These predicates manipulate lists. They are bootstrapped predicates (i.e.
written in Prolog) and no error cases are tested (for the moment). However,
since they are written in Prolog using other built-in predicates, some
errors can occur due to those built-in predicates.
append(List1, List2, List12) succeeds if the concatenation of the
list List1 and the list List2 is the list List12.
This predicate is re-executable on backtracking (e.g. if List12 is
instantiated and both List1 and List2 are variable).
sort(List1, List2) succeeds if List2 is the
sorted list corresponding to List1 where duplicate elements are
sort0/2 is similar to sort/2 except that duplicate elements
are not merged.
keysort(List1, List2) succeeds if List2 is the
sorted list of List1 according to the keys. The list List1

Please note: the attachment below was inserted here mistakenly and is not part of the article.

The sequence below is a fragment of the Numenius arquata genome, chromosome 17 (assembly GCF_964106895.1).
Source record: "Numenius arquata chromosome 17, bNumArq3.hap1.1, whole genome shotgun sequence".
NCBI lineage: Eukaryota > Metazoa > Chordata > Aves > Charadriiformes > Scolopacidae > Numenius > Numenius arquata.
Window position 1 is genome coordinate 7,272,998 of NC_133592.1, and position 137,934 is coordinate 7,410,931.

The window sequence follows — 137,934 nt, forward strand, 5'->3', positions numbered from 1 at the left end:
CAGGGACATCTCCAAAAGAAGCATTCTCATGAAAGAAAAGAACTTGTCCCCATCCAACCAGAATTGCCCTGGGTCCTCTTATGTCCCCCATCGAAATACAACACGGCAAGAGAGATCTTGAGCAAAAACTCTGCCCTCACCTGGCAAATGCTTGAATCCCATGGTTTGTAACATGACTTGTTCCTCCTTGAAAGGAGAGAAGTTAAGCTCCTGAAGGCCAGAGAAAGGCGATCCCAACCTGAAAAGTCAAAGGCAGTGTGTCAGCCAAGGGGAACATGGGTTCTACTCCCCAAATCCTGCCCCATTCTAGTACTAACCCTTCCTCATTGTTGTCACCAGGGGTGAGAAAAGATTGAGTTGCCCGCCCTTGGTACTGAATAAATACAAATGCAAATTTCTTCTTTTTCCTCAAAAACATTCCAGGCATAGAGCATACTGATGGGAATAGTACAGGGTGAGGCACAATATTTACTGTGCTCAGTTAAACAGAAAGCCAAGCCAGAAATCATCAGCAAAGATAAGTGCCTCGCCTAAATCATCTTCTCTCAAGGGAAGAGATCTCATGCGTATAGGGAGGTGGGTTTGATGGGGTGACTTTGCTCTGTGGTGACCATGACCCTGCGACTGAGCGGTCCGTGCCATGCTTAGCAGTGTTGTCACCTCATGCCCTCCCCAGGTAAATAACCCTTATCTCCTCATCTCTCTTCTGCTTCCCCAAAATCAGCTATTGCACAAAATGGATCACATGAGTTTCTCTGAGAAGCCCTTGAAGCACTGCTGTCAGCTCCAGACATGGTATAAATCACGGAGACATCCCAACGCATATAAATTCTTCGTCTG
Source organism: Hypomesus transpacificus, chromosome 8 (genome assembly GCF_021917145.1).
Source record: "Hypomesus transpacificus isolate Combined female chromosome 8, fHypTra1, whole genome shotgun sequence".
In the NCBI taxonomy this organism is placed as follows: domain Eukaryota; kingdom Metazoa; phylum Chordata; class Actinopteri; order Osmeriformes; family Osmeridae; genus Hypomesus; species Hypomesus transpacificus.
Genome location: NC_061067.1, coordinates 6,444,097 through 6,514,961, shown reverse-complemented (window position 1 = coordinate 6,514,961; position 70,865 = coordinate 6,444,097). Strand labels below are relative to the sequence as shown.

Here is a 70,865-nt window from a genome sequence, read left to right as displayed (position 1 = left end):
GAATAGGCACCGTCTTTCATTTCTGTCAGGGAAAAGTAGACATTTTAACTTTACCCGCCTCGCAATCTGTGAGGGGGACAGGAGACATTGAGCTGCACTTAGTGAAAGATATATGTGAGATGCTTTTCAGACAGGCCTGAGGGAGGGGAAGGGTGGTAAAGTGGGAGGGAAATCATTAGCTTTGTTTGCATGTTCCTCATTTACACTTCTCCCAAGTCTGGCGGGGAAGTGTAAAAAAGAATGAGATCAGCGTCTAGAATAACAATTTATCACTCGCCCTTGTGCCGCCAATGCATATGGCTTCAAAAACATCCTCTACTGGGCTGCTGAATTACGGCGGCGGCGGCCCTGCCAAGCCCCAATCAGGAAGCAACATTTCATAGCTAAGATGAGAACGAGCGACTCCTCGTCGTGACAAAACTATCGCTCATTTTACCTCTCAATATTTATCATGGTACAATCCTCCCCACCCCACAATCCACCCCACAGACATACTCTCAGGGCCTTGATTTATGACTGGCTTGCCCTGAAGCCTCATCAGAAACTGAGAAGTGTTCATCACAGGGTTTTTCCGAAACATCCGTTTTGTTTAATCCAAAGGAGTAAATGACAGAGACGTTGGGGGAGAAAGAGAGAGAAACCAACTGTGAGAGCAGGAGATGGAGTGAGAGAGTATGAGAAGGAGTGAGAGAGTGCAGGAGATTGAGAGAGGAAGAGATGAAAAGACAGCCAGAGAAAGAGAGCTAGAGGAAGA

consists of items of the form Key-Value. These items are sorted
according to the value of Key yielding the List2. Duplicate
keys are not merged. This predicate is stable, i.e. if K-A occurs
before K-B in the input, then K-A will occur before
K-B in the output.
sort/1, sort0/1 and keysort/1 are similar to
sort/2, sort0/2 and keysort/2 but achieve a sort
in-place destructing the original List1 (this in-place assignment is
not undone at backtracking). The sorted list occupies the same memory space
as the original list (saving thus memory consumption).
The time complexity of these sorts is O(NlogN), N being the length of
the list to sort.
These predicates refer to the standard ordering of terms